One of my paintings is currently on view at the Studio Montclair art gallery. Additionally, an online exhibit compliments the physical show. This group show titled “Privilege, Power and Everyday Life” showcases 32 artists and their interpretation of the theme. Click here for a detailed view of my painting. Click here to view the entire exhibit.
Titled “The Lack of Privilege”, my new oil painting deals with an unexpected consequence of the pandemic: I depict a food line in Queens in a latino neighborhood. COVID-19 has been devastating to poor communities specifically black and brown neighborhoods. In the painting, I show figures standing in the cold, not interacting, and waiting for their turn. The faces are unclear, smudged or, in some cases, hidden in shadows. Some figures are hidden behind others or visually blend into each other. I painted them this way to emphasize that their identities are forgotten or overlooked. Although this is a tough time for everyone, some people are deprived of essentials such as food.
My painting process
In this painting I began experimenting in several ways. I normally take snapshots and use them as reference. In this case, I’ve searched online for videos taken by news outlets, I then took screenshots of the video and have used that as a foundation for this painting. I wanted to begin with a realistic, almost clinical view of the subject.
With regards to painting process, I outlined the figures in heavy black lines. The people in the food line are painted in mostly cool grays which visually separates the blue-gray sidewalk and the orange/terra cotta buildings serving to balance the composition. The brushstrokes are loose and expressionistic adding to the mood of the artwork.
The show is currently on view through February. Click here to register for a Zoom curatorial talk on January 21 at 7pm.
What do you think about the exhibition? Please share your thoughts in the comments.
The spread of COVID-19 has forced the art market to increase their presence on the virtual space. The art world now relies on their online galleries to showcase artist’s work. For the artist, this means that in-person shows have halted but virtual opportunities have been created.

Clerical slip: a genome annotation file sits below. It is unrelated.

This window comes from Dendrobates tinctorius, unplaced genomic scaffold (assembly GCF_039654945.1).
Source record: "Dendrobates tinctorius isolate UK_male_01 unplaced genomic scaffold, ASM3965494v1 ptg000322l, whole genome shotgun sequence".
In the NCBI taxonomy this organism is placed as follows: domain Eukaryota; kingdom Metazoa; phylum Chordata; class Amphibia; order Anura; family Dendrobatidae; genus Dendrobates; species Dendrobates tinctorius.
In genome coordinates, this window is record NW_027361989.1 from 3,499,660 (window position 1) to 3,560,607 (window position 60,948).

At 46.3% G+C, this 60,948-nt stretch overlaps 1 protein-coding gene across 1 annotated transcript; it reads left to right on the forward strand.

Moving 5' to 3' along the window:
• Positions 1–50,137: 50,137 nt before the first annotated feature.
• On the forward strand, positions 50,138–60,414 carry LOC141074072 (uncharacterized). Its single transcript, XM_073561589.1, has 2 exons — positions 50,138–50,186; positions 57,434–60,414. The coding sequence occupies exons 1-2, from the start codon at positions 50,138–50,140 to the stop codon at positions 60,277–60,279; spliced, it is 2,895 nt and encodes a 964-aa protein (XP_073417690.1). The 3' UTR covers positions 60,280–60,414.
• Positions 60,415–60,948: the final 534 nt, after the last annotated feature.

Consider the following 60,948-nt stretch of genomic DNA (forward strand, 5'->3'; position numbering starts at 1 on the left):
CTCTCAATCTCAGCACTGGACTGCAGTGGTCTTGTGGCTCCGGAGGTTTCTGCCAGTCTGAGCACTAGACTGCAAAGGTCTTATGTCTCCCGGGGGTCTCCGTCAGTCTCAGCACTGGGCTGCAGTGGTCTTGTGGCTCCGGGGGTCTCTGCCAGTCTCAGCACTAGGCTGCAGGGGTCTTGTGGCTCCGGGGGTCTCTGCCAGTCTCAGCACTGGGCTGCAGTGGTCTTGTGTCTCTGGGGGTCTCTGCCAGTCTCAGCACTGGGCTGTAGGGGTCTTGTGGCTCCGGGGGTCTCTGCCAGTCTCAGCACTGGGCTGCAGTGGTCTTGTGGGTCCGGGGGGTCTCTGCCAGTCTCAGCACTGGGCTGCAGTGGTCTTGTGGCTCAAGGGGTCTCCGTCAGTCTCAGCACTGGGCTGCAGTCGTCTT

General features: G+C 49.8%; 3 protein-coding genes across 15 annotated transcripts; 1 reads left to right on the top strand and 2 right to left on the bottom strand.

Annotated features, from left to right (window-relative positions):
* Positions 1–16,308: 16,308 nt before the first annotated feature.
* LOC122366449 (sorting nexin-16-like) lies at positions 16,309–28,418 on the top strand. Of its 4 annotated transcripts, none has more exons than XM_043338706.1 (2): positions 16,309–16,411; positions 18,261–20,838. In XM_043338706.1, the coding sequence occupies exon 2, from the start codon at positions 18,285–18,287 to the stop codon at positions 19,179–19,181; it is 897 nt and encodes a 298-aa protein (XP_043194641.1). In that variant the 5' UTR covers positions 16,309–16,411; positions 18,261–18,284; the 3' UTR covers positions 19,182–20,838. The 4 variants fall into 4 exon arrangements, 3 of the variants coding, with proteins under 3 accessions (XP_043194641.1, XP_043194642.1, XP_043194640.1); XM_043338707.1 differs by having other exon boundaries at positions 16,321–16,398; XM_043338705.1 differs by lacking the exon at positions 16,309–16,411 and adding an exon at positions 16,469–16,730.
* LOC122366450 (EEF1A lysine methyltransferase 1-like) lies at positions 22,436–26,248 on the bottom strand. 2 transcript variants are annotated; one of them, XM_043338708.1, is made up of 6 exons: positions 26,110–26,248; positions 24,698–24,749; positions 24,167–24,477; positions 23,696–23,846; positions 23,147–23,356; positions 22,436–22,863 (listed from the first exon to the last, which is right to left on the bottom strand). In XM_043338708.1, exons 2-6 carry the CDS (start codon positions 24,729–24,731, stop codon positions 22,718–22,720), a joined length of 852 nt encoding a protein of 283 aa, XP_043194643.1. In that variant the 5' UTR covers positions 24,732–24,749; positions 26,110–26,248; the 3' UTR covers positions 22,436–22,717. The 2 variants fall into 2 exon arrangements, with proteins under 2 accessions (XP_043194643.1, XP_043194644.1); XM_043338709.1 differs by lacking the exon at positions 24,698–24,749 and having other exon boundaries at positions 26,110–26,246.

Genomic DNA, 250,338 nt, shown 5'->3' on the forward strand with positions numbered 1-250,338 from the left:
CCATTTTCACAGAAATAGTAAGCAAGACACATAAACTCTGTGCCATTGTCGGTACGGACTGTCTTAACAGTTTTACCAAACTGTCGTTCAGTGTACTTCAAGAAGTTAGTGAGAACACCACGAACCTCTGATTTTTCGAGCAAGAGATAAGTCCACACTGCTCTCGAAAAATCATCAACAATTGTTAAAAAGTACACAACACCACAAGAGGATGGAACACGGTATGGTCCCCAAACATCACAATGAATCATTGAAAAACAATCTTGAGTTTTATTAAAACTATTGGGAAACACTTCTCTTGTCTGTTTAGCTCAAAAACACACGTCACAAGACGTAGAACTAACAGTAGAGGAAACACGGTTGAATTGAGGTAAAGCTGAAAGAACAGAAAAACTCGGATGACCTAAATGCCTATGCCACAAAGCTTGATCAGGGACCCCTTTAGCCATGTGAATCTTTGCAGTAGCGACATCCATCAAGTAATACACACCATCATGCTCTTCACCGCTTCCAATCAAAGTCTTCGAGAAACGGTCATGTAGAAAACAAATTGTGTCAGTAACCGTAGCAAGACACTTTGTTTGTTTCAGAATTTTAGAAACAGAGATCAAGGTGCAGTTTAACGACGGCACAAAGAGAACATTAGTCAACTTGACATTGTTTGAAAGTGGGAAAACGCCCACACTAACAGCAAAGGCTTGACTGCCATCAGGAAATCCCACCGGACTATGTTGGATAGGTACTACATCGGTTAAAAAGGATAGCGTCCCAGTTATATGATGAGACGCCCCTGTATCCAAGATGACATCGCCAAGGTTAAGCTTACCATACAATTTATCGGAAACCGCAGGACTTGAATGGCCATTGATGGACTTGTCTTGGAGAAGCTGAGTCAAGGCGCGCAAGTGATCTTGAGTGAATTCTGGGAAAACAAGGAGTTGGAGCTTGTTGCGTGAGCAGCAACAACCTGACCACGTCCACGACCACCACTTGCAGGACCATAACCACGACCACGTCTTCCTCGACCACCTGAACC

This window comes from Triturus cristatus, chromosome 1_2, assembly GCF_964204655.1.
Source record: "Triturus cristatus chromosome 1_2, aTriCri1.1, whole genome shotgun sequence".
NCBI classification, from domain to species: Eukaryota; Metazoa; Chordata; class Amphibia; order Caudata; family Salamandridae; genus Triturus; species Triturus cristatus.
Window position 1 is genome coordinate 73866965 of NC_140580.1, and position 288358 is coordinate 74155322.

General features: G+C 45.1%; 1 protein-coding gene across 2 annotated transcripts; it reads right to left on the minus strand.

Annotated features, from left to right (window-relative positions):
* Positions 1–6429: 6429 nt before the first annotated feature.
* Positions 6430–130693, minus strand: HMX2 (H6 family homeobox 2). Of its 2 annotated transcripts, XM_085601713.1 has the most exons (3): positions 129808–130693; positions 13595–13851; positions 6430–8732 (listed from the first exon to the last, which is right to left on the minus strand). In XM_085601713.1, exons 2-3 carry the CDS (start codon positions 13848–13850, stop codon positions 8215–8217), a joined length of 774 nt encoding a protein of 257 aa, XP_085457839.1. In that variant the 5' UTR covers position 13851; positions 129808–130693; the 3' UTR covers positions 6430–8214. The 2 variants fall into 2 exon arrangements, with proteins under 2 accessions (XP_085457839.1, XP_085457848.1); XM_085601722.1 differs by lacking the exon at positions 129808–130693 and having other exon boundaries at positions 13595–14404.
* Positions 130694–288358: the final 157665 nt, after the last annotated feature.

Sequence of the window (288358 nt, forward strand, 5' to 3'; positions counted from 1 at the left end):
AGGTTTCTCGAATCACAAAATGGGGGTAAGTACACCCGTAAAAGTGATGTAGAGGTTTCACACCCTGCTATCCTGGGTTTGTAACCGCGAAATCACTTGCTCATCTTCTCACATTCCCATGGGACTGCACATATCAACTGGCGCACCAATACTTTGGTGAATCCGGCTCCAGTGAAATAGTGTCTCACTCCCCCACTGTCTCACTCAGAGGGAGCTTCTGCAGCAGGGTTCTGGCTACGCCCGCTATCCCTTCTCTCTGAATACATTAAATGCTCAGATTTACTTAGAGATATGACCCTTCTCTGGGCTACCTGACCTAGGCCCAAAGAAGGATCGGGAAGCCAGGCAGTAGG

Why is this important?
The world’s behavior has changed during the pandemic. Zoom meetings, art openings, and artist’s talks have become commonplace. By actively engaging in these events you can reap short-term benefits and create a foundation for future opportunities. Additionally, I believe that these virtual events will continue to exist in the post-pandemic art market.
How you can take advantage of online opportunities?
Seek out online exhibitions – You’re no longer limited by geography since you don’t need to deliver artwork to a physical location. This gives you the chance to enter exhibitions anywhere.
Participate during online openings – You must be present to support your art show. The gallery/arts organization hosting this event will be aware of your presence or absence. Additionally, if anyone is interested in your work, you’ll be available for questions.
Actively participate as a spectator in Artist Talks – This is a good way to support your fellow artists. Be an active participant by asking questions.
Be a presenter at an Artist Talk – If given the chance, take the opportunity to talk about your work. This is the single best way to let people know about you, your art, and your artistic process. This also gives a potential collector the opportunity to learn about your work.
Be active on Social Media – There’s no need to overdo it. Just choose either Instagram or Facebook and post regularly.
Update your website – Ultimately, you want to drive people to your website to see your body of work and to learn more about you as an artist. Update your website so it contains current work and doesn’t look dated. Remember, that your website is a representation of you in the virtual world.
How this strategy helps your art career
It keeps you visible to galleries and other artists during this time when interacting physically isn’t an option
Virtual participation allows you to network with other artists, curators and collectors
When the pandemic is finally over, you can leverage the connections you’ve made for potential exhibitions
Actively participating in Artist Talks gives you credibility by making others aware of your art knowledge. This can lead to organizations seeking you out for your art knowledge.
Have you done any of the above? How much have you participated in virtual events? Please let me know in the comments.